Nigerian fashion and the journeys of return – Part 1 – Guardian

Nigerian fashion and the journeys of return – Part 1 – Guardian

Nigerian fashion and the journeys of return – Part 1 – Guardian

Folorunsho Folarin-Coker
An Enduring Arbiter Of Taste
Nigeria has remained an enduring hub of style – that state of being, or cultural outlook, reflecting our choices, attitudes or vibe – whether culinary, sartorial or of coiffure, from earlier periods. Today, sartorially, this is apparent in the vivacious ways we rock the isiagu or adire prints, the aso oke or Danboyo and Madakare patterns, etc., much of whose expressions are leaning on the creativity of many, who are bringing modern sensibilities of design to mix, re-mix and re-imagine the traditional forms, towards newer, cutting-edge outlooks.
Even if manifestations of Nigerian fashion do not readily pander to lurid exhibitionist inclinations in the manner of, say, the sapeurs of central Africa – in more recent times, they have persisted as nuggets of attraction, inspiring and pulling hosts of people into communion with their beauty and novelty. Through time, the composite of Nigerian fashion – from the Sahel to the savannah and rain forest – has continued to draw pilgrims, journeying across different trade routes, to its fairs.
Fashion as a subset of style has always had its tribe of seekers, who tour to experience their objects of desire. The craving and traffic have only increased in these days and times. Presently, fashion as a sphere of desire and economic activity is one that holds great potential, as the world, particularly Nigeria, makes bold strides towards recovery, following the different levels of pushback to the coronavirus offensive.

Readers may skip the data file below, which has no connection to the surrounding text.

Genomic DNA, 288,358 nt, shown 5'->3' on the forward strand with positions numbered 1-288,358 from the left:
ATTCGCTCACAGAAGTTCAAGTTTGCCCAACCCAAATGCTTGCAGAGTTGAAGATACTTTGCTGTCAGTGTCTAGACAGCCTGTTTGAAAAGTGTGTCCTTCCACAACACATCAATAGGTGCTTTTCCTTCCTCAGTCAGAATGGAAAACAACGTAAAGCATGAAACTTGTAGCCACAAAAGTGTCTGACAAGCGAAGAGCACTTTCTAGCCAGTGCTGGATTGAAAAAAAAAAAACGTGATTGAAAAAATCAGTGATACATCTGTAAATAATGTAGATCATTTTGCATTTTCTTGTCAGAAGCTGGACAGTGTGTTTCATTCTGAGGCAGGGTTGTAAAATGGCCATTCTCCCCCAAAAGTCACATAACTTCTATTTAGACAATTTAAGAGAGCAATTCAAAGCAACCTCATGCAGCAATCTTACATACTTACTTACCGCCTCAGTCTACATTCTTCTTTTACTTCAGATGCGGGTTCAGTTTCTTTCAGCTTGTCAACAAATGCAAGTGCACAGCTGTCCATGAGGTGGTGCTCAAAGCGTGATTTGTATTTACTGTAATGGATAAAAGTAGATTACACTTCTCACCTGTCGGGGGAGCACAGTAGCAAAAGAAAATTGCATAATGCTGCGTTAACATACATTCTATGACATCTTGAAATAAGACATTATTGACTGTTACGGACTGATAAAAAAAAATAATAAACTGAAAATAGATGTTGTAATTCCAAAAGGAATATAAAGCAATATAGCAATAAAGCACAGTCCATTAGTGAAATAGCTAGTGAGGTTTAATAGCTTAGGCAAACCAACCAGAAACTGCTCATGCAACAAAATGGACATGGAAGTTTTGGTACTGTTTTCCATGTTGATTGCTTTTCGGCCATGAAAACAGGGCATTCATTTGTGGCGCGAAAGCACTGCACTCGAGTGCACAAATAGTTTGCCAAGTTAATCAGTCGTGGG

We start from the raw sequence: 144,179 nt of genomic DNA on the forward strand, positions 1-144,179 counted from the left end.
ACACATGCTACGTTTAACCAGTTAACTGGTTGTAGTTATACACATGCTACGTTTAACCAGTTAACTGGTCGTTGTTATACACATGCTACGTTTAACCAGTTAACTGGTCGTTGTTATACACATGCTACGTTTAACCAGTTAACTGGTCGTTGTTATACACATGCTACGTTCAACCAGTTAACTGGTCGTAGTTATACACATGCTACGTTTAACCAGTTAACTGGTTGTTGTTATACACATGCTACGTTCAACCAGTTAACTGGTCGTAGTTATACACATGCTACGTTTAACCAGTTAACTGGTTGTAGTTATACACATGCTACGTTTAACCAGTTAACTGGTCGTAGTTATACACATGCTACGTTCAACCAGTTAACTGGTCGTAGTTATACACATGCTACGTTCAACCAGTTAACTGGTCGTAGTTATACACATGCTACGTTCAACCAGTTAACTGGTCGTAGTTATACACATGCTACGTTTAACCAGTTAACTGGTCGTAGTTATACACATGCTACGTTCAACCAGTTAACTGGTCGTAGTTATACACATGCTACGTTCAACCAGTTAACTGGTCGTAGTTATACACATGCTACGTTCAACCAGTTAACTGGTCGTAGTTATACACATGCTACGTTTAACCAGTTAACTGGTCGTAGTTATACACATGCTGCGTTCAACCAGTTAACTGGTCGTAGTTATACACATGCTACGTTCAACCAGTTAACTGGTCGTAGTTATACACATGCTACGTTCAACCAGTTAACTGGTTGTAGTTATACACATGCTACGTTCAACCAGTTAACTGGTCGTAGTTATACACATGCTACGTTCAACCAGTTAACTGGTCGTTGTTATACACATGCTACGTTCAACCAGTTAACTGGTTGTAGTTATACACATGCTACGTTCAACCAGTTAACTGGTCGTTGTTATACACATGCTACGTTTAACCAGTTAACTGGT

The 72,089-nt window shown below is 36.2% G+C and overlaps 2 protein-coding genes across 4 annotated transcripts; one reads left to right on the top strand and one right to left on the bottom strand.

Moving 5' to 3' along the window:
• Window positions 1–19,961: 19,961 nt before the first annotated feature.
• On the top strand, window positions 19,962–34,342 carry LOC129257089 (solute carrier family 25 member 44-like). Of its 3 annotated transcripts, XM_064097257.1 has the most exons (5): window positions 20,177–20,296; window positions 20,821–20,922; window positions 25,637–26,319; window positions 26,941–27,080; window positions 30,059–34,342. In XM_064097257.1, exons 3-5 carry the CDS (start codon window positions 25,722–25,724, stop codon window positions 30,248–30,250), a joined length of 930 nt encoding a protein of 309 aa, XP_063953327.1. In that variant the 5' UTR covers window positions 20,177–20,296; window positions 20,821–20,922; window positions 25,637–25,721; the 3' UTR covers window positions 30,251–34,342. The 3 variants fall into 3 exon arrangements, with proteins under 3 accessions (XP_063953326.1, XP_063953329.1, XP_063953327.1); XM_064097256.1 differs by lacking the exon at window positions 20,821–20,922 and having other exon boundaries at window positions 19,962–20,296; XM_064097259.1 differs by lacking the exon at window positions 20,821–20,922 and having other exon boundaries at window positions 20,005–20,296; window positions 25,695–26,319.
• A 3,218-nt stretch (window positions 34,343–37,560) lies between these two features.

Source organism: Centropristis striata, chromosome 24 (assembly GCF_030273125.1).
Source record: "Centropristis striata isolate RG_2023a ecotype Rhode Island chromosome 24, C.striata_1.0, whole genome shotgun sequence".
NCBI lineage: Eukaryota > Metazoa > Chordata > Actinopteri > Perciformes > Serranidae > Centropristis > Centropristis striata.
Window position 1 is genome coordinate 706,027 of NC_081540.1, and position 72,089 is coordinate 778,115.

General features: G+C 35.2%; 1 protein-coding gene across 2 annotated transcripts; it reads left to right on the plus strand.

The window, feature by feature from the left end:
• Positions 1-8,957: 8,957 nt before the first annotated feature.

This is a sector that has recently been calibrated, astoundingly, as a N2 trillion industry, by the Nigerian Culture minister, Alhaji Lai Mohammed, and which is geared for greater growth with the resumption of demand, and increased sectoral activity, on the heels of the current economic recovery. As profiled by the National Bureau of Statistics, the Nigerian fashion industry has been on an upward growth trajectory of 17 per cent per annum in the past decade, which is consequent as much on its increasing sophistication, as its capacity to attract global attention.
Fashion has always been closely linked to tourism, as mentioned, with people constantly seeking out objects of sartorial desire through space and time. This has currently resulted in a global fashion industry that has been valued at more than $2.5 trillion, of which although Africa currently accounts for less than 1 per cent of this, yet has the Sub-Saharan Africa fashion market considered as worth some $31 billion, with Nigeria holding an expanding share of 15 per cent, at $4.7 billion.
This has coalesced around the efforts of more than a generation of sector actors – designers, entrepreneurs and communicators, who have made bold inroads into the global fashion market. They have not only staged and been part of huge transcontinental fashion exhibitions to create awareness – from fashion weeks in Lagos to Port Harcourt, Milan and New York, but also developed the digital savvy of marketing their products on platforms such as Jumia, Konga and Fashpa, etc.